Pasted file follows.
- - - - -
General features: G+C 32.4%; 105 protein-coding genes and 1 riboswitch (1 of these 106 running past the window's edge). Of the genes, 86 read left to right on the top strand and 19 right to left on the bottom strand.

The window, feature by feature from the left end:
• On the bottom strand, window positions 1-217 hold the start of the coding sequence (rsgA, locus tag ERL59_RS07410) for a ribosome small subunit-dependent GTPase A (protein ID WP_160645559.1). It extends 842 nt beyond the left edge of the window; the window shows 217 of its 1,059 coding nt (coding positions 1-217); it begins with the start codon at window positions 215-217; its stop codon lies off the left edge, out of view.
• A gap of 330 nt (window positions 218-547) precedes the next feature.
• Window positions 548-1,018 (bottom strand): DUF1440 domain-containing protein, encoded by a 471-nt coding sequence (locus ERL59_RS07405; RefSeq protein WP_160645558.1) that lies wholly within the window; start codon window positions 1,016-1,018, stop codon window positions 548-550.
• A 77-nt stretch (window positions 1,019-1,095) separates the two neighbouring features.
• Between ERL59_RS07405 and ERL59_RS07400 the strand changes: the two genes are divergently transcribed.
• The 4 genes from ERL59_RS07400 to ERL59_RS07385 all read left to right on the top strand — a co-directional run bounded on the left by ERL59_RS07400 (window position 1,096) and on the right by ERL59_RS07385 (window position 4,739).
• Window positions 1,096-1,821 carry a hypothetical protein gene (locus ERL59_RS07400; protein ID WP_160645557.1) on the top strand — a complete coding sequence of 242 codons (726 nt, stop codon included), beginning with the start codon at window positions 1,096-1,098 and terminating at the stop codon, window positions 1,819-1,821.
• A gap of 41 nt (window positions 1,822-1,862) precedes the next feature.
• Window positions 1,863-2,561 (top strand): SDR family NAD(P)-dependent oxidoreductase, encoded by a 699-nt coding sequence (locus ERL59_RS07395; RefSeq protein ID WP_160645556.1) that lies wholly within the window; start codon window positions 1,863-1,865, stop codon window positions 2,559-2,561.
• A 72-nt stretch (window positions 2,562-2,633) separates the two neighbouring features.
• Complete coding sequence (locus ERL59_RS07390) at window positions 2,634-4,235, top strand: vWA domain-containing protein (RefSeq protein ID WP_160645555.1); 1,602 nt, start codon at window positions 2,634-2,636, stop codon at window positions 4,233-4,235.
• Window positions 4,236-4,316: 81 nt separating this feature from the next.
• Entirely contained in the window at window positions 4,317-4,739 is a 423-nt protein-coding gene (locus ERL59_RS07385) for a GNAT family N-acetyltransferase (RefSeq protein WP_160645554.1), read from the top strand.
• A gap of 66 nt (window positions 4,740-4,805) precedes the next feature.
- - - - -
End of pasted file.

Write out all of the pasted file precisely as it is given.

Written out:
General features: G+C 32.4%; 105 protein-coding genes and 1 riboswitch (1 of these 106 running past the window's edge). Of the genes, 86 read left to right on the top strand and 19 right to left on the bottom strand.

The window, feature by feature from the left end:
• On the bottom strand, window positions 1-217 hold the start of the coding sequence (rsgA, locus tag ERL59_RS07410) for a ribosome small subunit-dependent GTPase A (protein ID WP_160645559.1). It extends 842 nt beyond the left edge of the window; the window shows 217 of its 1,059 coding nt (coding positions 1-217); it begins with the start codon at window positions 215-217; its stop codon lies off the left edge, out of view.
• A gap of 330 nt (window positions 218-547) precedes the next feature.
• Window positions 548-1,018 (bottom strand): DUF1440 domain-containing protein, encoded by a 471-nt coding sequence (locus ERL59_RS07405; RefSeq protein WP_160645558.1) that lies wholly within the window; start codon window positions 1,016-1,018, stop codon window positions 548-550.
• A 77-nt stretch (window positions 1,019-1,095) separates the two neighbouring features.
• Between ERL59_RS07405 and ERL59_RS07400 the strand changes: the two genes are divergently transcribed.
• The 4 genes from ERL59_RS07400 to ERL59_RS07385 all read left to right on the top strand — a co-directional run bounded on the left by ERL59_RS07400 (window position 1,096) and on the right by ERL59_RS07385 (window position 4,739).
• Window positions 1,096-1,821 carry a hypothetical protein gene (locus ERL59_RS07400; protein ID WP_160645557.1) on the top strand — a complete coding sequence of 242 codons (726 nt, stop codon included), beginning with the start codon at window positions 1,096-1,098 and terminating at the stop codon, window positions 1,819-1,821.
• A gap of 41 nt (window positions 1,822-1,862) precedes the next feature.
• Window positions 1,863-2,561 (top strand): SDR family NAD(P)-dependent oxidoreductase, encoded by a 699-nt coding sequence (locus ERL59_RS07395; RefSeq protein ID WP_160645556.1) that lies wholly within the window; start codon window positions 1,863-1,865, stop codon window positions 2,559-2,561.
• A 72-nt stretch (window positions 2,562-2,633) separates the two neighbouring features.
• Complete coding sequence (locus ERL59_RS07390) at window positions 2,634-4,235, top strand: vWA domain-containing protein (RefSeq protein ID WP_160645555.1); 1,602 nt, start codon at window positions 2,634-2,636, stop codon at window positions 4,233-4,235.
• Window positions 4,236-4,316: 81 nt separating this feature from the next.
• Entirely contained in the window at window positions 4,317-4,739 is a 423-nt protein-coding gene (locus ERL59_RS07385) for a GNAT family N-acetyltransferase (RefSeq protein WP_160645554.1), read from the top strand.
• A gap of 66 nt (window positions 4,740-4,805) precedes the next feature.